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Structural features of distributive trades and their impact on prices in the euro area

Jarkko Kivistö, Pierre-Michel Bardet-Fremann, Stylianos Panagiotou (), Zornitsa Vladova, Tsvetan Tsalinski, Adrian Page, Magdalena Komzakova, Ri Kaarup, Sabine Ervens, Nicoletta Berardi, Emanuela Ciapanna, Branislav Karma, Mateja Gabrijelcic, Fátima Cardoso, Friedrich Fritzer, Jasper Kieft, Sandra Zefara, Demetris Kapatais, Concetta Rondinelli (), María de los Llanos Matea, Christin Hartmann, Claudia Sullivan, Harald Stahl (), Luis Alvarez, Bettina Landau, Matthias Mohr, Philip Vermeulen, Patrick Sevestre, Patrick Lünnemann, David Cornille, Aidan Meyler, Christopher Pace, Valerie Jarvis, Erik Walch, Hiona Balfoussia, Luca Gattini (), Suzanne Linehan, David Sondermann, Mario Izquierdo () and Robert Anderton

No 128, Occasional Paper Series from European Central Bank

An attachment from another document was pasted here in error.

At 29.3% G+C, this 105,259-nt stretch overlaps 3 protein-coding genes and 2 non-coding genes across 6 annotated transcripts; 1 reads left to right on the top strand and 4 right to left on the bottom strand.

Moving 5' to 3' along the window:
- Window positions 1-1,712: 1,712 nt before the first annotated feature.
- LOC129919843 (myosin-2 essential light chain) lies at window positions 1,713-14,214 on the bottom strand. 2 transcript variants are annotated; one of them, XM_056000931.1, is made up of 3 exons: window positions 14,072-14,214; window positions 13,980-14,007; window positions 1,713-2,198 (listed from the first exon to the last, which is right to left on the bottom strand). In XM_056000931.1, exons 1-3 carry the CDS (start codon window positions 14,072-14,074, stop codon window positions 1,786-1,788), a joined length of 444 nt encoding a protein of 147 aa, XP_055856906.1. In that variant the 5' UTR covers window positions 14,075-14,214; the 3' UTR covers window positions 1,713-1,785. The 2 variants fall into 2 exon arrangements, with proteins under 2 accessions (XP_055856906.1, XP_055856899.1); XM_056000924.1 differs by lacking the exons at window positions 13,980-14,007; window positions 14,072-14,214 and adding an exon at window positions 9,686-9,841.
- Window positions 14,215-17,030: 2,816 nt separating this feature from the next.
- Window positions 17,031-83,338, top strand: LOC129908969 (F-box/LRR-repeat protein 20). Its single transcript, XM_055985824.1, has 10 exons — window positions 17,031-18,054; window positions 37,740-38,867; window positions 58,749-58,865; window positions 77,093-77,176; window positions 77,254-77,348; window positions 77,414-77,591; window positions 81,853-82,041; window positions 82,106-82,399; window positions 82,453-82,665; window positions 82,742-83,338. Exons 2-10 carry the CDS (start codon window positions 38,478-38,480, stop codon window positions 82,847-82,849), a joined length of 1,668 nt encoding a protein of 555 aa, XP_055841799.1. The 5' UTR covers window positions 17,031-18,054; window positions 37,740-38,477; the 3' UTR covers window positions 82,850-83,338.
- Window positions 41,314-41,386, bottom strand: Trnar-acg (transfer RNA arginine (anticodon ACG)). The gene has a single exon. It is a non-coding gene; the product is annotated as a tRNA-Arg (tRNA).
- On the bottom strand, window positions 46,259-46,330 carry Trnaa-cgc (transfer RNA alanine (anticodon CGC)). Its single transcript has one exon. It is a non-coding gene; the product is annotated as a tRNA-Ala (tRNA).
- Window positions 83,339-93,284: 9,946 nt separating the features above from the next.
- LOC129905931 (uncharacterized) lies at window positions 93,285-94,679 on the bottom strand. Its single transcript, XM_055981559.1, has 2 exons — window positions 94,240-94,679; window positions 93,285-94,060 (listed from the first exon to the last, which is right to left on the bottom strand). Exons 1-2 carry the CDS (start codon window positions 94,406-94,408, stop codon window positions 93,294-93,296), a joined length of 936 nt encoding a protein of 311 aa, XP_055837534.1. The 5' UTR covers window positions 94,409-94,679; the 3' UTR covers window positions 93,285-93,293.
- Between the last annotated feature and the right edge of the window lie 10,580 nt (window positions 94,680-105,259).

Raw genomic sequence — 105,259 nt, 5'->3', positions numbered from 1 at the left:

Abstract: The distributive trades sector, which is primarily accounted for by wholesale and retail trade, is not only economically important in its own right, but also relevant to monetary policy. Ultimately, it is retailers who set the actual prices of most consumer goods. They are the main interface between producers of consumer goods and consumers, with around half of private consumption accounted for by retail trade. The JEL Classification: E58, F41

Keywords: competition; distributive trades; monetary policy; prices; retail trades (search for similar items in EconPapers)
Date: 2011-09
Note: 1725820
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